The disadvantage of course is that people can raise disputes with you, and you have to answer them much the same way you can't ignore filing your taxes.
> It encourages people to pick the best, most expensive lawyer in town for every case no matter the expense, because your opponent will be picking up the tab.
The court determines whether fees being claimed by the winner are reasonable. Bar associations (or the local equivalent) publish fee scales, and the courts will often require winners to cover a portion of their expenses if they determine them to be excessive.
If a litigant was found to be deliberately using the most expensive legal representation in an attempt to bankrupt the other party they'd almost certainly be sanctioned.
> If, say, your landlord steals your $1500 security deposit for no good reason, are you really willing to risk $5000 in lawyer's fees over $1500?
Most loser pays systems offer similar small claims courts, which don't require lawyer. So your $1,500 dispute would go there, rather than to a trial court.
> It makes the courts a weapon of last resort rather than the standard dispute-resolution mechanism
You have misunderstood what the courts are. They are a measure of last resort. Ask any judge or lawyer: courts expect parties in a trial to attempt to settle. That includes going to non-binding arbitration and making reasonable settlement offers. Courts take a very dim view of parties that don't attempt to settle.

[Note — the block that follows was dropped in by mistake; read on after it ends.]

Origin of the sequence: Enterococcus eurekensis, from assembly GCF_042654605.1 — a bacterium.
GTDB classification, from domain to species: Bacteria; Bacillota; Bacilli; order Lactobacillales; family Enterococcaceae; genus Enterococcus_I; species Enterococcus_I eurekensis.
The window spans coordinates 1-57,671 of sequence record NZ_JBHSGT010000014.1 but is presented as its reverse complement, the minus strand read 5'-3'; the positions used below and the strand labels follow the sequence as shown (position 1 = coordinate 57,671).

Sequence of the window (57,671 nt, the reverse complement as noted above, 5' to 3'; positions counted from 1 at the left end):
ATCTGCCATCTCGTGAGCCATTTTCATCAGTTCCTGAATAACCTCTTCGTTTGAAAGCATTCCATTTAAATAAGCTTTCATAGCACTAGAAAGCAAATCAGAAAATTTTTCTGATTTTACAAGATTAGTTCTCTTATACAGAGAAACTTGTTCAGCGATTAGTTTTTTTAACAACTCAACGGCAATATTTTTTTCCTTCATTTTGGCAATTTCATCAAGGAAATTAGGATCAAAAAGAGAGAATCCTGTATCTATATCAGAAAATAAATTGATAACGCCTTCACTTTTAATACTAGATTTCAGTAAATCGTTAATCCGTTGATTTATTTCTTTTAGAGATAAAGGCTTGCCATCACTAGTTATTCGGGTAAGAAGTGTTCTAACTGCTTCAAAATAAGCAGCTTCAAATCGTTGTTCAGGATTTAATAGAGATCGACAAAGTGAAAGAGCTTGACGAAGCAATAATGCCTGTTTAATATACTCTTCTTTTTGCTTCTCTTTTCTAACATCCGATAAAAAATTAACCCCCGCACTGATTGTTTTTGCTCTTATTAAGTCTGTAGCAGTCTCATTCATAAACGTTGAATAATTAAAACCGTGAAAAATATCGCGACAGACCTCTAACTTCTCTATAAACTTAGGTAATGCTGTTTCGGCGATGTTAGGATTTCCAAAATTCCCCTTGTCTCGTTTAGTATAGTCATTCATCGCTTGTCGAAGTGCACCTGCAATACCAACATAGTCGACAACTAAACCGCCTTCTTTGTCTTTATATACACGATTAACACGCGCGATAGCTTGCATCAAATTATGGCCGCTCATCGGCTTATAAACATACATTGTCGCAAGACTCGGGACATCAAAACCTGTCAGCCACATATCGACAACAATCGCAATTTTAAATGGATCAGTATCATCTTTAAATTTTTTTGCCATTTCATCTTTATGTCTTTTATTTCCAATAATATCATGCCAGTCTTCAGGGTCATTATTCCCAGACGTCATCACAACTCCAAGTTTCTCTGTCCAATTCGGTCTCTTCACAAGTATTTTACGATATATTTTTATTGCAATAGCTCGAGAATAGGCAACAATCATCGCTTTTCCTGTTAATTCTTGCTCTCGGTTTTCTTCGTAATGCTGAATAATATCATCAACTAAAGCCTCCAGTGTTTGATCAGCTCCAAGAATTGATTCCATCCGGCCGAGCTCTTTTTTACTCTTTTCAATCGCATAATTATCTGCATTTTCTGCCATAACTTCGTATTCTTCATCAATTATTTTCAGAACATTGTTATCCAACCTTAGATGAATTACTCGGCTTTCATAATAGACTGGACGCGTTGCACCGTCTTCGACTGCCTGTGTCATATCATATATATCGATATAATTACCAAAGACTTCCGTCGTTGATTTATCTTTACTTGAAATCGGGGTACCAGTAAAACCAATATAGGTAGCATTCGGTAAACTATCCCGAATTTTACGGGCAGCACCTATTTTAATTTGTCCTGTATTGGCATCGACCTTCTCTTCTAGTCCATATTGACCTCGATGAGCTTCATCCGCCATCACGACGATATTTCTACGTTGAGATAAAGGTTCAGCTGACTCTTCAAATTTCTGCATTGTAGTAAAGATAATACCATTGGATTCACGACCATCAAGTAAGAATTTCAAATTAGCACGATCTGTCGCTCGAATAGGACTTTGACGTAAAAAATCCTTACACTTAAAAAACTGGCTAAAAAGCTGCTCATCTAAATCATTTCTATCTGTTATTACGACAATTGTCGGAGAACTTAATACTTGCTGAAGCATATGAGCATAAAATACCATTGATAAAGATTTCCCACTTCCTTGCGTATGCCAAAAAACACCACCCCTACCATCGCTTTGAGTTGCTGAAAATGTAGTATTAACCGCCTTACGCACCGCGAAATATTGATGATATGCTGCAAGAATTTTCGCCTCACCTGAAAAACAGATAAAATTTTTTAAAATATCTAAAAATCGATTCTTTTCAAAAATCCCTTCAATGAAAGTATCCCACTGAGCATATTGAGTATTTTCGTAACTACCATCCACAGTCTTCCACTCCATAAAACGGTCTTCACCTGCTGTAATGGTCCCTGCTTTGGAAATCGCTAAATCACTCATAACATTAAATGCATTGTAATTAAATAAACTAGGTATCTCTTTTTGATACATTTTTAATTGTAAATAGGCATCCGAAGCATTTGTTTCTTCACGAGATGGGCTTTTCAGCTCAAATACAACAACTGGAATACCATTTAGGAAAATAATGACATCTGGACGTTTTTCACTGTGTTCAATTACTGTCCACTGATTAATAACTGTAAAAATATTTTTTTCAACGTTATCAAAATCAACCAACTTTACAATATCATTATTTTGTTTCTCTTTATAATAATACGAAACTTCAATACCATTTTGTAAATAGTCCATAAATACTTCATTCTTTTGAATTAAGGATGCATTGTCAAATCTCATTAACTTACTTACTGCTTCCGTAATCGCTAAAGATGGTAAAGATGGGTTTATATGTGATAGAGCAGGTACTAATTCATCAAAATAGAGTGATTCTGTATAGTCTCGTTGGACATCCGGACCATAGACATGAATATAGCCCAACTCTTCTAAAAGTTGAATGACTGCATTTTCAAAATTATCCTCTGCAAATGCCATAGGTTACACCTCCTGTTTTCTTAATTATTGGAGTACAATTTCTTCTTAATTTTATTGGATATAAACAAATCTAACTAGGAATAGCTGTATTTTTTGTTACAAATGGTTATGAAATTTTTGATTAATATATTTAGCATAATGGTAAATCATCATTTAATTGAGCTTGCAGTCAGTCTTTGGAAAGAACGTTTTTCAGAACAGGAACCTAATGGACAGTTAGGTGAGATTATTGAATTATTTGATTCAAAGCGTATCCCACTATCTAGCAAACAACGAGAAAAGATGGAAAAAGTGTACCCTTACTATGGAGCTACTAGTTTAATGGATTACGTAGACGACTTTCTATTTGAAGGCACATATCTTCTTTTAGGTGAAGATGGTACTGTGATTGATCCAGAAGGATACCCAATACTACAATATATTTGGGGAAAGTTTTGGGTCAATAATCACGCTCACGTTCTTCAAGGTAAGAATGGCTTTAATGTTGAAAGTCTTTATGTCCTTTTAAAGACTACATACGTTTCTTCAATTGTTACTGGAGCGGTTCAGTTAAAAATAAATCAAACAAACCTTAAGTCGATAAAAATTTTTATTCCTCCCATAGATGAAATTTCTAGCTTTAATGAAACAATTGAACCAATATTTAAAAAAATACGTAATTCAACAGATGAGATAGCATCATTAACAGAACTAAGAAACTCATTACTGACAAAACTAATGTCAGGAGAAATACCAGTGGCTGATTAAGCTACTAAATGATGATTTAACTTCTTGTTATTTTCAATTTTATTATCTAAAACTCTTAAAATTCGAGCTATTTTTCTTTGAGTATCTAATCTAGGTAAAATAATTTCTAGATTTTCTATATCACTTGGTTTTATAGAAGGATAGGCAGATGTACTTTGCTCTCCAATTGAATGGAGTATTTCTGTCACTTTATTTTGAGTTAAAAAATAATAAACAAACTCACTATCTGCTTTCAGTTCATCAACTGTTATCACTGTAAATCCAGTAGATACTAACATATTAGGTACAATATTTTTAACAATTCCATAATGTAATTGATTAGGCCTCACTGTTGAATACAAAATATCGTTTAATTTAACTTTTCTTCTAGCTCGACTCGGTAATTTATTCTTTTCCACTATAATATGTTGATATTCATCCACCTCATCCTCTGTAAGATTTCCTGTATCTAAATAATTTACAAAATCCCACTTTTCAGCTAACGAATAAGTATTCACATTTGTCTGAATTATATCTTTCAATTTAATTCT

In fact, if the loser made a pre-trial offer that was higher than the amount eventually awarded, the courts will often make the winner pay some or all of their own costs. This is on the basis the winner has wasted the court's time: they had a better offer, and they refused to take it.
I've been through the small claims process twice recently. In one, the judge had power to make a binding decision and he put an end to the case against me after 10 minutes. In the other, it was a non-binding settlement meeting where he told the other party that they had no chance in court.